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Looking back, thinking ahead

Digital remembrance: Whether with podcasts or interactive projections, you can discover here how Germany commemorates its past.

Petra Schönhöfer, 06.11.2020
Lest we forget: projections of Holocaust witnesses of the times.
Lest we forget: projections of Holocaust witnesses of the times. ©

Remembrance needs places for commemoration. But where can we find such places when public life is so drastically restricted by the COVID-19 pandemic? One possibility is digital space which offers openings for memories and carries them on into the future.

For listeners: podcast about worldwide remembrance culture

The winning medium during the pandemic is the podcast which is being used not only by virologists. The Federal Agency for Civic Education (bpb) has also produced a podcast as a form of digital support for the histoCON international youth conference. The series of audio contributions in English shows how Holocaust remembrance varies around the globe. For instance, you can listen to the journalist Annika Brockschmidt talking with Yael Granot-Bein, the director of the Weiss-Livnat International MA Programme in Holocaust Studies at the University of Haifa.


Virtual conversations with witnesses of the times
Virtual conversations with witnesses of the times © Zute Lightfoot - Deutsches Technikmuseum Berlin

For talkers: virtual conversations with witnesses of the times

The German Museum of Technology in Berlin is focusing on virtual witnesses of the times. In an interactive installation visitors can put their questions to the Auschwitz survivors Anita Lasker-Wallfisch (or rather, to her projection). In order to create the life-size monitor image, the 94-year-old survivor spent a week being filmed by several different cameras while answering more than 1,000 questions. With the help of a speech recognition programme you can ask her questions and receive her responses in real time.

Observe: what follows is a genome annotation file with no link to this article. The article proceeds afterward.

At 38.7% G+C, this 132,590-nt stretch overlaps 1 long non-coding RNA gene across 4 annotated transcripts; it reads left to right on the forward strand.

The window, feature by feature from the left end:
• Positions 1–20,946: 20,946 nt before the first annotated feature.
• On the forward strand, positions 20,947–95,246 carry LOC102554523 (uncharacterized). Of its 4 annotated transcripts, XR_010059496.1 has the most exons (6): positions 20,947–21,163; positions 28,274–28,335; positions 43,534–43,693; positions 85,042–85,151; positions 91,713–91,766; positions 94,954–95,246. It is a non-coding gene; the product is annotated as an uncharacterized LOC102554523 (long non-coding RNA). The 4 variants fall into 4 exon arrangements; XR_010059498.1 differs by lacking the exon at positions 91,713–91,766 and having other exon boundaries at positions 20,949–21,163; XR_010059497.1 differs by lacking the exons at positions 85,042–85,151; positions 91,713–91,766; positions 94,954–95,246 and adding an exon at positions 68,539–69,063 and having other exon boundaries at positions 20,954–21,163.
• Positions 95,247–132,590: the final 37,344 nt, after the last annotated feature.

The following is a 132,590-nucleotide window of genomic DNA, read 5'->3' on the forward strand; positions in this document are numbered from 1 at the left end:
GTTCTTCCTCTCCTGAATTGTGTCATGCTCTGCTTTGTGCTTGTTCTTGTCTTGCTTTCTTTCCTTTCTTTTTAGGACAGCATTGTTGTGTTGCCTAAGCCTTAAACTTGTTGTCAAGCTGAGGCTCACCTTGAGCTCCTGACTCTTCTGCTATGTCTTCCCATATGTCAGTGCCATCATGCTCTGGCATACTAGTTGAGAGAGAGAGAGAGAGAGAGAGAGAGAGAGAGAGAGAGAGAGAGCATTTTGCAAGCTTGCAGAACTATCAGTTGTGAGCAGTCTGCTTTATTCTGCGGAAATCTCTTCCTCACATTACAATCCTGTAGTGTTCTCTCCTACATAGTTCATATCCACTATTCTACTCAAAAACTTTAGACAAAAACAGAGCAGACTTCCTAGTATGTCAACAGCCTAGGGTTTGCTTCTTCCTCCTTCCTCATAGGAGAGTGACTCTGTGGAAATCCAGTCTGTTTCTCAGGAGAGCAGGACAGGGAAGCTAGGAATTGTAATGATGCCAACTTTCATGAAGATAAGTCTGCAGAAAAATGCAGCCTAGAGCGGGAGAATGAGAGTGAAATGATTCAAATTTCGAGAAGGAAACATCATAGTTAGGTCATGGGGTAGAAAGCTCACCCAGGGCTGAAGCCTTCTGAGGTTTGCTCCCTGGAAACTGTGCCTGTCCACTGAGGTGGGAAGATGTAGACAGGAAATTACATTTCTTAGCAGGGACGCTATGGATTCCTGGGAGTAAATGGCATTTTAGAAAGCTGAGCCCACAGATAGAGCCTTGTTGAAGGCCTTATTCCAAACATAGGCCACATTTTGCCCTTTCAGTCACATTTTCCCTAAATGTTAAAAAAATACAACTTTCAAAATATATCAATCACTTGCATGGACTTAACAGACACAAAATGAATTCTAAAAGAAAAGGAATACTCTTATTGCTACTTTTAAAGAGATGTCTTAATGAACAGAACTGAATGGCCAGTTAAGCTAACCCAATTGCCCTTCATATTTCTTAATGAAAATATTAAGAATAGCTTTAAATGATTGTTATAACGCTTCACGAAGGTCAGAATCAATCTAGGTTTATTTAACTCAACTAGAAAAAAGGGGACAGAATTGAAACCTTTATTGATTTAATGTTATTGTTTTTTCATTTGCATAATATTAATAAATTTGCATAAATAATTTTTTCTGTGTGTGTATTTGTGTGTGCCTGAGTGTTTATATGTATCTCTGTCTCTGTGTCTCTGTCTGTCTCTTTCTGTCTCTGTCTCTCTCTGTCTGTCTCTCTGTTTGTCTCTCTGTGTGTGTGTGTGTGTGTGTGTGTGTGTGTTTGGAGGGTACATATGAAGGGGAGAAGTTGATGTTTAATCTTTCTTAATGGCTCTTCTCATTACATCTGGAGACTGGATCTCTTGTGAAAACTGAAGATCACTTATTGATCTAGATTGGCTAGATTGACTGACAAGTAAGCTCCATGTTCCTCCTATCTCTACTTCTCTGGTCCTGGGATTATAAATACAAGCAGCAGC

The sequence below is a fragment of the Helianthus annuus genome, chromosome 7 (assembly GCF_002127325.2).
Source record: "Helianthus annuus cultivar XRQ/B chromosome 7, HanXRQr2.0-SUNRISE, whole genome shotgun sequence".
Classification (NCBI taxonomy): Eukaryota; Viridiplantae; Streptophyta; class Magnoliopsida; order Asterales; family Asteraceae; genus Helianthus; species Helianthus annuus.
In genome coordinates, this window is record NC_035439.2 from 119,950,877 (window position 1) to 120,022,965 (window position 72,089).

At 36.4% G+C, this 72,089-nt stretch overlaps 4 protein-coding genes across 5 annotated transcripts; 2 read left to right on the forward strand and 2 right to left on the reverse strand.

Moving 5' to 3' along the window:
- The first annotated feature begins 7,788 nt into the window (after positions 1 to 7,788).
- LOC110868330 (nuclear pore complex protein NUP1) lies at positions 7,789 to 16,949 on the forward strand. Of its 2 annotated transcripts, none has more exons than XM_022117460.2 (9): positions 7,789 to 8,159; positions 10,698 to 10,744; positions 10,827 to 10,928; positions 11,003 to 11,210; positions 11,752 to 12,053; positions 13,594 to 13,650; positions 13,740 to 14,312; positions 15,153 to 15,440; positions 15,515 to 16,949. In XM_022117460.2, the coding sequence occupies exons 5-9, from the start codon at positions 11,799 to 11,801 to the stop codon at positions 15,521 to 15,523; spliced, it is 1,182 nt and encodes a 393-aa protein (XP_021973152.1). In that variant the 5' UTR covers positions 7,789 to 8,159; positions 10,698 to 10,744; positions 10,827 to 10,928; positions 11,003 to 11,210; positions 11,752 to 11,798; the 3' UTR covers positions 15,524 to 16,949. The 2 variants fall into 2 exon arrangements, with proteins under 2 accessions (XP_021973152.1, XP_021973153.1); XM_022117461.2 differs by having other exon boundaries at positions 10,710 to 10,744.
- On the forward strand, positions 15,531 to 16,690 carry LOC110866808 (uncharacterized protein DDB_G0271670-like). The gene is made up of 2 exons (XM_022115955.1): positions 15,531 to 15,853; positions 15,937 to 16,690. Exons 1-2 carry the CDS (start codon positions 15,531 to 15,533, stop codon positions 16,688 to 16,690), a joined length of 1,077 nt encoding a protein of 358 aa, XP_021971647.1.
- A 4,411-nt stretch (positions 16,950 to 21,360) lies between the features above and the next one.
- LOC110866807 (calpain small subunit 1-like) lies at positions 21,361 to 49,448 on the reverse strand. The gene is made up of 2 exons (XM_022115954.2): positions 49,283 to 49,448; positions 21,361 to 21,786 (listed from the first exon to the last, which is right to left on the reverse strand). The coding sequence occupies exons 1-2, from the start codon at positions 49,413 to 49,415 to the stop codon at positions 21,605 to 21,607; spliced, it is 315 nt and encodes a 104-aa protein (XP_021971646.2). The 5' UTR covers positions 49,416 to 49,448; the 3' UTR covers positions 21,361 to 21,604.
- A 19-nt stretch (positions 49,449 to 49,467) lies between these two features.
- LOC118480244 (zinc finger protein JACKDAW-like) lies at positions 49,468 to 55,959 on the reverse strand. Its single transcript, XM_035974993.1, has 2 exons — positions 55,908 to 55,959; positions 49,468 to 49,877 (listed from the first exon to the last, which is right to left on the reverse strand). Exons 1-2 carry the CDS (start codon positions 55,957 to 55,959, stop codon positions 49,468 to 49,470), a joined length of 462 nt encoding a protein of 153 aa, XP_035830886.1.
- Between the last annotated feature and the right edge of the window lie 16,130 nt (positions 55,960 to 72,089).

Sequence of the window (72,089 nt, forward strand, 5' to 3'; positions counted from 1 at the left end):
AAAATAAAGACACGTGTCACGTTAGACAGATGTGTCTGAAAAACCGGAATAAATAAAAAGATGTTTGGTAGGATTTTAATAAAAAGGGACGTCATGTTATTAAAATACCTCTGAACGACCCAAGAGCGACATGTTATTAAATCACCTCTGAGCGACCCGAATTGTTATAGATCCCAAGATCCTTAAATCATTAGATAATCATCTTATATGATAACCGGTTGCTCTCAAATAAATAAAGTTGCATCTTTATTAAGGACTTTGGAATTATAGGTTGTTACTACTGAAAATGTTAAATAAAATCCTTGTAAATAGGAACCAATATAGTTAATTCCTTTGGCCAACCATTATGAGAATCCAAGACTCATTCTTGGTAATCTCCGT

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For explorers: virtual tour of Dachau

The Liberation is an augmented reality app produced by the Dachau concentration camp memorial and the Bavarian broadcasting service, Bayerischen Rundfunk, to mark the 75th anniversary of the liberation. This virtual tour of the Dachau Memorial can be experienced online. The 12 sections consist of montages with historical photos superimposed over present-day images of the memorial grounds and accompanied by audio recordings. One particular advantage of the tour is that visitors can enter areas of the Memorial that are otherwise inaccessible to the general public.


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